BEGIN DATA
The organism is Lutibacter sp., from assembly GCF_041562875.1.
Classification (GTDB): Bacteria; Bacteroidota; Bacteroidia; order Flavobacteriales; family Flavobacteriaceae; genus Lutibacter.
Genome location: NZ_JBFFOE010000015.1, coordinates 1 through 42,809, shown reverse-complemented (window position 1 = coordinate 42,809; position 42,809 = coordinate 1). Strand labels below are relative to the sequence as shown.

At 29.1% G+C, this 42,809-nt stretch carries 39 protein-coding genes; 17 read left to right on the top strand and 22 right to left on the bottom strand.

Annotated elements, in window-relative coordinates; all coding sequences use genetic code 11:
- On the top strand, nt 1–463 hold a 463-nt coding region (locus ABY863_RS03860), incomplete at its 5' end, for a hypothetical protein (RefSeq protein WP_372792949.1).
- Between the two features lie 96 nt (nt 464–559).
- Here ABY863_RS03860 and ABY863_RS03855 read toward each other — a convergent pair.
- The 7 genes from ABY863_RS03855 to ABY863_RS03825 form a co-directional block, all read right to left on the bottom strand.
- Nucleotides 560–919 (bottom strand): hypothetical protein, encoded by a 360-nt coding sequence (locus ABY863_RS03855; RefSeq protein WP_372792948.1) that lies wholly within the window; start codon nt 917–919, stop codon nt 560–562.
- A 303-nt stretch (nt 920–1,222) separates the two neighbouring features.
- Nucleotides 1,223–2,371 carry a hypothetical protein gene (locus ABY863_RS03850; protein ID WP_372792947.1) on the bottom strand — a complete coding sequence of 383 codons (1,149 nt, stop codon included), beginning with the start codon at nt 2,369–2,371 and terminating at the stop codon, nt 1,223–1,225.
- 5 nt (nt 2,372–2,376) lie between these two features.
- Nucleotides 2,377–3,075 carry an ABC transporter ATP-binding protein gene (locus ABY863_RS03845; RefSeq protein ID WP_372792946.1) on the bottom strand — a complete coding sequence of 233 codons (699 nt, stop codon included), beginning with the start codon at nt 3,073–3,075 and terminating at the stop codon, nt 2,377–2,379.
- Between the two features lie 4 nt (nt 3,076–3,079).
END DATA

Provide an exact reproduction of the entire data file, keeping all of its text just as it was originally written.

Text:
The organism is Lutibacter sp., from assembly GCF_041562875.1.
Classification (GTDB): Bacteria; Bacteroidota; Bacteroidia; order Flavobacteriales; family Flavobacteriaceae; genus Lutibacter.
Genome location: NZ_JBFFOE010000015.1, coordinates 1 through 42,809, shown reverse-complemented (window position 1 = coordinate 42,809; position 42,809 = coordinate 1). Strand labels below are relative to the sequence as shown.

At 29.1% G+C, this 42,809-nt stretch carries 39 protein-coding genes; 17 read left to right on the top strand and 22 right to left on the bottom strand.

Annotated elements, in window-relative coordinates; all coding sequences use genetic code 11:
- On the top strand, nt 1–463 hold a 463-nt coding region (locus ABY863_RS03860), incomplete at its 5' end, for a hypothetical protein (RefSeq protein WP_372792949.1).
- Between the two features lie 96 nt (nt 464–559).
- Here ABY863_RS03860 and ABY863_RS03855 read toward each other — a convergent pair.
- The 7 genes from ABY863_RS03855 to ABY863_RS03825 form a co-directional block, all read right to left on the bottom strand.
- Nucleotides 560–919 (bottom strand): hypothetical protein, encoded by a 360-nt coding sequence (locus ABY863_RS03855; RefSeq protein WP_372792948.1) that lies wholly within the window; start codon nt 917–919, stop codon nt 560–562.
- A 303-nt stretch (nt 920–1,222) separates the two neighbouring features.
- Nucleotides 1,223–2,371 carry a hypothetical protein gene (locus ABY863_RS03850; protein ID WP_372792947.1) on the bottom strand — a complete coding sequence of 383 codons (1,149 nt, stop codon included), beginning with the start codon at nt 2,369–2,371 and terminating at the stop codon, nt 1,223–1,225.
- 5 nt (nt 2,372–2,376) lie between these two features.
- Nucleotides 2,377–3,075 carry an ABC transporter ATP-binding protein gene (locus ABY863_RS03845; RefSeq protein ID WP_372792946.1) on the bottom strand — a complete coding sequence of 233 codons (699 nt, stop codon included), beginning with the start codon at nt 3,073–3,075 and terminating at the stop codon, nt 2,377–2,379.
- Between the two features lie 4 nt (nt 3,076–3,079).